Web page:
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Persistence and distribution of three benzimidazole fungicides in pear trees sprayed for the control of venturia pirina
Year:
1974
Source of publication :
Phytoparasitica
Authors :
Aharonson, Nadav
;
.
Shabi, Ezra
;
.
Volume :
2
Co-Authors:
Ben-Azize, A., Killed in action on Oct. 11. 1973, near the Suez Canal. Dr. Ben-Aziz had worked as Senior Researcher at the Pesticide Chemistry and Residue Research Laboratory, ARO, Volcani Center, since its establishment in April 1971, Bet Dagan, Israel, Pesticide Chemistry and Residue Research Laboratory, Bet Dagan, Israel
Shabit, E., Div. of Plant Pathology, ARO, The Volcani Center, Bet Dagan, Israel
Aharonson, N., Pesticide Chemistry and Residue Research Laboratory, Bet Dagan, Israel
Ben-Azize, A., Residue Research Laboratory, ARO,The Volcani Center, Pesticide Chemistry and Residue Research Laboratory, Bet Dagan, Israel
Shabit, E., Div. of Plant Pathology, ARO,The Volcani Center, Bet Dagan, Israel
Facilitators :
From page:
117
To page:
125
(
Total pages:
9
)
Abstract:
The persistence and distribution in leaves and fruits of benomyl, carbendazim and methylthiophanate were investigated, following fungicide spray treatments in pear orchards. Chemical analysis and bioassays showed that basal leaves sprayed more than once with benomyl, contained 50 ppm of methyl benzimidazole carbamate (MBC) 4 days after the last spray. Seven months later. 8 ppm MBC was detected in the basal leaves, just before normal abscission. In apical leaves, the fungicide levels were lower than in the basal ones. Analyses of basal leaves showed that the residue level of MBC, 5 and 7 months after the last treatment with benomyl. carbendazim or methylthiophanate, was very similar in all treatments. Bound MBC was not detected in the leaves and only low concentrations of 2-amino benzimidazole (2-AB) were detected. There was no translocation of these fungicides from treated leaves to new young leaves. Chemical analysis of pear fruits from an orchard sprayed with benomyl revealed that 3 weeks after the last spray treatment, the residue level of MBC was 0.4 ppm. About 85% of the fungicide was found in the peel, and only 15% in the pulp. The more infected fruits consistently contained a lower concentration of MBC than the less infected fruits. © 1974, Springer Science + Business Media B.V.. All rights reserved.
Note:
Related Files :
benomyl
Benzimidazole fungicides
Distribution
MBC
methyl thiophanate
pear leaves and fruits
Persistence
residues
Show More
Related Content
More details
DOI :
10.1007/BF02980295
Article number:
Affiliations:
Database:
Scopus
Publication Type:
article
;
.
Language:
English
Editors' remarks:
ID:
22303
Last updated date:
02/03/2022 17:27
Creation date:
16/04/2018 23:50
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Scientific Publication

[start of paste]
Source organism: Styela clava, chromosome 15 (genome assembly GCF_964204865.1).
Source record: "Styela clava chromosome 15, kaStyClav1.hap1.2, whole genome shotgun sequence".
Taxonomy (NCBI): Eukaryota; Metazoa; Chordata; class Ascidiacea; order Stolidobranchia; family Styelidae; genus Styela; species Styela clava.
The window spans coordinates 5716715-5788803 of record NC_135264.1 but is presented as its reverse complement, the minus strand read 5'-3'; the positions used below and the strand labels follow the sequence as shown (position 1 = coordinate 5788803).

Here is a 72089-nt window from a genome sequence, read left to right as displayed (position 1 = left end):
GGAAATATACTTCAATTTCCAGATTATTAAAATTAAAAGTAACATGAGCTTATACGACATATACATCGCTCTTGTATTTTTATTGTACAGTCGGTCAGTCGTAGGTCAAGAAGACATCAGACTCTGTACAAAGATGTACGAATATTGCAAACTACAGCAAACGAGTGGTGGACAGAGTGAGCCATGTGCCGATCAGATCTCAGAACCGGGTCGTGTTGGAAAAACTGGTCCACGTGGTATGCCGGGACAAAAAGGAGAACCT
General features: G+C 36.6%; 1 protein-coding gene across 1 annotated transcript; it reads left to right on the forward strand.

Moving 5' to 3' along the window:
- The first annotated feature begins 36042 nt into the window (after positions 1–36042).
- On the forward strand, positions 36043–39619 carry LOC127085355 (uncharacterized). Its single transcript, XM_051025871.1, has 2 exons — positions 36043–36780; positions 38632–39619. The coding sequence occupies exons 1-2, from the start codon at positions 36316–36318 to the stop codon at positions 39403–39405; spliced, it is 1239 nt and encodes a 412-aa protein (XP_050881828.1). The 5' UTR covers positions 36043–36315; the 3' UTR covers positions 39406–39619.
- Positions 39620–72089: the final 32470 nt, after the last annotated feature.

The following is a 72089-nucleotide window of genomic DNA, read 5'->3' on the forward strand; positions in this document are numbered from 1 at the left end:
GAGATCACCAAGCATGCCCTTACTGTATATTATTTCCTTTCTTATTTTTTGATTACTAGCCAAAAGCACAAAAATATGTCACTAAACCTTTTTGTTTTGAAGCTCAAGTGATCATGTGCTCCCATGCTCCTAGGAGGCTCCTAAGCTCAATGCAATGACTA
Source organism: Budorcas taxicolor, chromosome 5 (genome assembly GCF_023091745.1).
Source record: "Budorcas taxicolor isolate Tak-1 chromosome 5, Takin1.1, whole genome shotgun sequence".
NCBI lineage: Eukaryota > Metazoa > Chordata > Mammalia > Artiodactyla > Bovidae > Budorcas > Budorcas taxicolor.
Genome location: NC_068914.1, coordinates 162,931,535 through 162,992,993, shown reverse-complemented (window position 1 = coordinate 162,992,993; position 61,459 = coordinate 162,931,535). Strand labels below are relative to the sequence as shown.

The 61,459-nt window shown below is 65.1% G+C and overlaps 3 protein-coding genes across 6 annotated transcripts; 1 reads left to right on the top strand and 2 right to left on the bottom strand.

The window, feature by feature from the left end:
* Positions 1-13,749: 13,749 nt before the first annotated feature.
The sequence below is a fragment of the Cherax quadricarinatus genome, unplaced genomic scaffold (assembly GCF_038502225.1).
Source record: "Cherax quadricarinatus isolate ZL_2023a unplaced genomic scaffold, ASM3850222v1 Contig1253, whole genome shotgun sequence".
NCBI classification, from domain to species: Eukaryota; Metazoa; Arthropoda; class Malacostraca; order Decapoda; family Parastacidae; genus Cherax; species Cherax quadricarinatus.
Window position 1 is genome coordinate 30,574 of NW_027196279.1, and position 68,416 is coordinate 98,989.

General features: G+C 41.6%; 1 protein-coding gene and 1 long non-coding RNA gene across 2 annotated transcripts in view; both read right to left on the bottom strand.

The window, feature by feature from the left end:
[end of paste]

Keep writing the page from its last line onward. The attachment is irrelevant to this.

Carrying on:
Persistence and distribution of three benzimidazole fungicides in pear trees sprayed for the control of venturia pirina
2
Ben-Azize, A., Killed in action on Oct. 11. 1973, near the Suez Canal. Dr. Ben-Aziz had worked as Senior Researcher at the Pesticide Chemistry and Residue Research Laboratory, ARO, Volcani Center, since its establishment in April 1971, Bet Dagan, Israel, Pesticide Chemistry and Residue Research Laboratory, Bet Dagan, Israel
Shabit, E., Div. of Plant Pathology, ARO, The Volcani Center, Bet Dagan, Israel
Aharonson, N., Pesticide Chemistry and Residue Research Laboratory, Bet Dagan, Israel
Ben-Azize, A., Residue Research Laboratory, ARO,The Volcani Center, Pesticide Chemistry and Residue Research Laboratory, Bet Dagan, Israel
Shabit, E., Div. of Plant Pathology, ARO,The Volcani Center, Bet Dagan, Israel
Persistence and distribution of three benzimidazole fungicides in pear trees sprayed for the control of venturia pirina
The persistence and distribution in leaves and fruits of benomyl, carbendazim and methylthiophanate were investigated, following fungicide spray treatments in pear orchards. Chemical analysis and bioassays showed that basal leaves sprayed more than once with benomyl, contained 50 ppm of methyl benzimidazole carbamate (MBC) 4 days after the last spray. Seven months later. 8 ppm MBC was detected in the basal leaves, just before normal abscission. In apical leaves, the fungicide levels were lower than in the basal ones. Analyses of basal leaves showed that the residue level of MBC, 5 and 7 months after the last treatment with benomyl. carbendazim or methylthiophanate, was very similar in all treatments. Bound MBC was not detected in the leaves and only low concentrations of 2-amino benzimidazole (2-AB) were detected. There was no translocation of these fungicides from treated leaves to new young leaves. Chemical analysis of pear fruits from an orchard sprayed with benomyl revealed that 3 weeks after the last spray treatment, the residue level of MBC was 0.4 ppm. About 85% of the fungicide was found in the peel, and only 15% in the pulp. The more infected fruits consistently contained a lower concentration of MBC than the less infected fruits. © 1974, Springer Science + Business Media B.V.. All rights reserved.
Scientific Publication
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